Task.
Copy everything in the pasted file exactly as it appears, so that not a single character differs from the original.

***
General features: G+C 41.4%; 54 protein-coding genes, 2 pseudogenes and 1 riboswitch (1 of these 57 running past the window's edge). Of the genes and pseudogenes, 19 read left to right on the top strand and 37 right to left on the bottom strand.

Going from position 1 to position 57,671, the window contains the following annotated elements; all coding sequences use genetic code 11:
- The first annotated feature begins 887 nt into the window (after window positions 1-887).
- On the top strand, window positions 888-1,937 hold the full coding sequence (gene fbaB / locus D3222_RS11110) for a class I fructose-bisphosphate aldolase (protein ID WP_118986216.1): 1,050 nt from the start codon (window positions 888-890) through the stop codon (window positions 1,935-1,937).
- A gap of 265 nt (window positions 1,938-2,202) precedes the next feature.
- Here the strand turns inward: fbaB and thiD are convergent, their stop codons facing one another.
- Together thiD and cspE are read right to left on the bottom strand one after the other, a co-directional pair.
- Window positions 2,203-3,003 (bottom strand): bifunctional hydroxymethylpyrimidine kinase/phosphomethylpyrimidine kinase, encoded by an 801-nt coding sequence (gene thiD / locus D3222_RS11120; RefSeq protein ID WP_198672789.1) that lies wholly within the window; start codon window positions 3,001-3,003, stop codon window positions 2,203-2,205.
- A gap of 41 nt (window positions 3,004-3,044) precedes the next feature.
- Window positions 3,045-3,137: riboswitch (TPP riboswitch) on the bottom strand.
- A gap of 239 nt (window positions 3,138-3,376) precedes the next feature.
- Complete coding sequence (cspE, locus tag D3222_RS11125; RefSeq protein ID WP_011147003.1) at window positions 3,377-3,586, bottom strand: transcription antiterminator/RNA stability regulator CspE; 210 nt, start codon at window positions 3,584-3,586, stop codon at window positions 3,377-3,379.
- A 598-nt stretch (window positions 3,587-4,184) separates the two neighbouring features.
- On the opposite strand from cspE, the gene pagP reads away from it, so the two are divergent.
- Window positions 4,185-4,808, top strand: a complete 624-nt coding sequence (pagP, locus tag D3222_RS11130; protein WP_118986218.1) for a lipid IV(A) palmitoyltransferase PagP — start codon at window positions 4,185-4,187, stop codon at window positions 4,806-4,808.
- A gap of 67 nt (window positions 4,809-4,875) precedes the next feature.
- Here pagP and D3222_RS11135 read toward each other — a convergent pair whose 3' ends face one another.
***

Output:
General features: G+C 41.4%; 54 protein-coding genes, 2 pseudogenes and 1 riboswitch (1 of these 57 running past the window's edge). Of the genes and pseudogenes, 19 read left to right on the top strand and 37 right to left on the bottom strand.

Going from position 1 to position 57,671, the window contains the following annotated elements; all coding sequences use genetic code 11:
- The first annotated feature begins 887 nt into the window (after window positions 1-887).
- On the top strand, window positions 888-1,937 hold the full coding sequence (gene fbaB / locus D3222_RS11110) for a class I fructose-bisphosphate aldolase (protein ID WP_118986216.1): 1,050 nt from the start codon (window positions 888-890) through the stop codon (window positions 1,935-1,937).
- A gap of 265 nt (window positions 1,938-2,202) precedes the next feature.
- Here the strand turns inward: fbaB and thiD are convergent, their stop codons facing one another.
- Together thiD and cspE are read right to left on the bottom strand one after the other, a co-directional pair.
- Window positions 2,203-3,003 (bottom strand): bifunctional hydroxymethylpyrimidine kinase/phosphomethylpyrimidine kinase, encoded by an 801-nt coding sequence (gene thiD / locus D3222_RS11120; RefSeq protein ID WP_198672789.1) that lies wholly within the window; start codon window positions 3,001-3,003, stop codon window positions 2,203-2,205.
- A gap of 41 nt (window positions 3,004-3,044) precedes the next feature.
- Window positions 3,045-3,137: riboswitch (TPP riboswitch) on the bottom strand.
- A gap of 239 nt (window positions 3,138-3,376) precedes the next feature.
- Complete coding sequence (cspE, locus tag D3222_RS11125; RefSeq protein ID WP_011147003.1) at window positions 3,377-3,586, bottom strand: transcription antiterminator/RNA stability regulator CspE; 210 nt, start codon at window positions 3,584-3,586, stop codon at window positions 3,377-3,379.
- A 598-nt stretch (window positions 3,587-4,184) separates the two neighbouring features.
- On the opposite strand from cspE, the gene pagP reads away from it, so the two are divergent.
- Window positions 4,185-4,808, top strand: a complete 624-nt coding sequence (pagP, locus tag D3222_RS11130; protein WP_118986218.1) for a lipid IV(A) palmitoyltransferase PagP — start codon at window positions 4,185-4,187, stop codon at window positions 4,806-4,808.
- A gap of 67 nt (window positions 4,809-4,875) precedes the next feature.
- Here pagP and D3222_RS11135 read toward each other — a convergent pair whose 3' ends face one another.